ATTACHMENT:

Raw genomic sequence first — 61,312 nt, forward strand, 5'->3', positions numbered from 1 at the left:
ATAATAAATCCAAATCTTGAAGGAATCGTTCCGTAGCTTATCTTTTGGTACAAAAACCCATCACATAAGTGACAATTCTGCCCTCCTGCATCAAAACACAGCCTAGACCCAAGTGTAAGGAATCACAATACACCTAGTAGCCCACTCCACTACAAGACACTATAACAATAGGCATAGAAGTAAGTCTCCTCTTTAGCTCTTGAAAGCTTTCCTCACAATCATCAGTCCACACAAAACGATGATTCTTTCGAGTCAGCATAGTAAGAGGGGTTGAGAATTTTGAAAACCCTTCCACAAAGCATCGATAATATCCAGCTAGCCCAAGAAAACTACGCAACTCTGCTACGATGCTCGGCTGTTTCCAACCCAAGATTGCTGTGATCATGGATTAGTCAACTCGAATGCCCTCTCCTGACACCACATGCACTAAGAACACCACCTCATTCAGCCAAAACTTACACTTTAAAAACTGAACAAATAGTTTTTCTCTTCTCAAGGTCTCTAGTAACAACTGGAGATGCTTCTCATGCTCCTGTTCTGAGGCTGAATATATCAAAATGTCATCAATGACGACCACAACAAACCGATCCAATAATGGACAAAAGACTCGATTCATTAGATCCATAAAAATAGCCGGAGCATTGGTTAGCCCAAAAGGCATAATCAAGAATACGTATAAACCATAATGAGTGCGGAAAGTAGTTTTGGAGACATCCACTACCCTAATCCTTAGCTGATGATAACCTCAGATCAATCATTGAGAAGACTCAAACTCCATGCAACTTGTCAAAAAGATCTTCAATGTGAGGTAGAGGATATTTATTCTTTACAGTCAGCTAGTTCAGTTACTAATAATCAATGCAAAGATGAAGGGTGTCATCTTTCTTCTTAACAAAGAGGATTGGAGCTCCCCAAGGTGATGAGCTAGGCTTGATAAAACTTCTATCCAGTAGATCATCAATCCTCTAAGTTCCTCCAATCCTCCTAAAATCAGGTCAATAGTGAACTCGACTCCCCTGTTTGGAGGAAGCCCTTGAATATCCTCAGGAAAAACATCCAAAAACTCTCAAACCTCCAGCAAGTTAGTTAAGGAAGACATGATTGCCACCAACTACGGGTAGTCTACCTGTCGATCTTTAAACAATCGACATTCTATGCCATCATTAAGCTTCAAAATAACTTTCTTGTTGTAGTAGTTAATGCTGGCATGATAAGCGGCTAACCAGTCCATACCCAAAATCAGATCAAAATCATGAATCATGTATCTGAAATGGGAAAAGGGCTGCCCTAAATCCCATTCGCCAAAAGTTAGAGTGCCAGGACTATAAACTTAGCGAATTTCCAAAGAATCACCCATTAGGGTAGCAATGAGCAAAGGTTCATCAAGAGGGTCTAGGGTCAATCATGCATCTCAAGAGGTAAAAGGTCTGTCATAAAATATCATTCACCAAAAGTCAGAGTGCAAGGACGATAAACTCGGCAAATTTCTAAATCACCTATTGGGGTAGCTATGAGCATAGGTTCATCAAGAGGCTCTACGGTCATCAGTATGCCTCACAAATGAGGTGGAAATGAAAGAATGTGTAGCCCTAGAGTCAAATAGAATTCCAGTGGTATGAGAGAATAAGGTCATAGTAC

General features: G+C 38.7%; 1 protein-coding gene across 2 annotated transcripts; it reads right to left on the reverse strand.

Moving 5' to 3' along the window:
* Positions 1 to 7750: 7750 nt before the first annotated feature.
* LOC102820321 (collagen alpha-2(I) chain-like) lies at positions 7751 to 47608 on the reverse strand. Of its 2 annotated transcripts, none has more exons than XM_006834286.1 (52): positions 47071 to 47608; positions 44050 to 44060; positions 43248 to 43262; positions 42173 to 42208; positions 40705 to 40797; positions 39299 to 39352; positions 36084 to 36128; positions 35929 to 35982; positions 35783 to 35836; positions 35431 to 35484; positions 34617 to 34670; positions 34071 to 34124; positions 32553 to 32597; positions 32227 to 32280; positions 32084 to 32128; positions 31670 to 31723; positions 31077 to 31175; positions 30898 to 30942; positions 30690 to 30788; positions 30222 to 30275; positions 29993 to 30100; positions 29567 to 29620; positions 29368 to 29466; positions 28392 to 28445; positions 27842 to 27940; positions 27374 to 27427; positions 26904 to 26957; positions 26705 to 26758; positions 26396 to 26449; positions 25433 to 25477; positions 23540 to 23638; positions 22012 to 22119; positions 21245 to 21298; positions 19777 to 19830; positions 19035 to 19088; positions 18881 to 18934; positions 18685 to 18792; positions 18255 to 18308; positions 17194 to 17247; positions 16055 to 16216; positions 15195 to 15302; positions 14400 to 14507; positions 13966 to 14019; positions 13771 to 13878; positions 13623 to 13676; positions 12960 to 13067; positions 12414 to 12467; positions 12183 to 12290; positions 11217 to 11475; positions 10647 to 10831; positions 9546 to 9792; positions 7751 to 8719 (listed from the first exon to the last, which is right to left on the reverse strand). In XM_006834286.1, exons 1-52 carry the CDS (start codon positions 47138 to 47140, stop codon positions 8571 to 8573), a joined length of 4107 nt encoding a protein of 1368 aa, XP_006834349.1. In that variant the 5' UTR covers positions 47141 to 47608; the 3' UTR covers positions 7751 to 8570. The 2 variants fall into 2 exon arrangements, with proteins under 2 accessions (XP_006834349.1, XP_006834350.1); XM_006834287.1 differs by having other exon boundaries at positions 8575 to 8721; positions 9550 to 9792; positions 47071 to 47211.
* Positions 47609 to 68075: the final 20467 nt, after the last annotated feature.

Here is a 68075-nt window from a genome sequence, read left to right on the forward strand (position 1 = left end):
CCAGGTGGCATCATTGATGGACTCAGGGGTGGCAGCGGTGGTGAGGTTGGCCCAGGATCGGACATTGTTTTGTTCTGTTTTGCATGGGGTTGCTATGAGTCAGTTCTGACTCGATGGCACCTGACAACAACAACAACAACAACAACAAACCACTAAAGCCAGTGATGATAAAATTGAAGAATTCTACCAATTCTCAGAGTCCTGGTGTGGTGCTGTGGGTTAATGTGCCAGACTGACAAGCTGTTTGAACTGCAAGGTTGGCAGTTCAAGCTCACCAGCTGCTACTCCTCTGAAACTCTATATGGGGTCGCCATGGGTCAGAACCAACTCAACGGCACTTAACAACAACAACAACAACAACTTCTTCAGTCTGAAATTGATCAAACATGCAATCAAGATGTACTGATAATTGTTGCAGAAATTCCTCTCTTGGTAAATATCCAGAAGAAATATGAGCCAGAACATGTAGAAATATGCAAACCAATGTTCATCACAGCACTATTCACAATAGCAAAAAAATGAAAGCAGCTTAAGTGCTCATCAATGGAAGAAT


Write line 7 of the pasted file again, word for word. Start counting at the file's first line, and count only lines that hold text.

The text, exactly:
* Positions 47609 to 68075: the final 20467 nt, after the last annotated feature.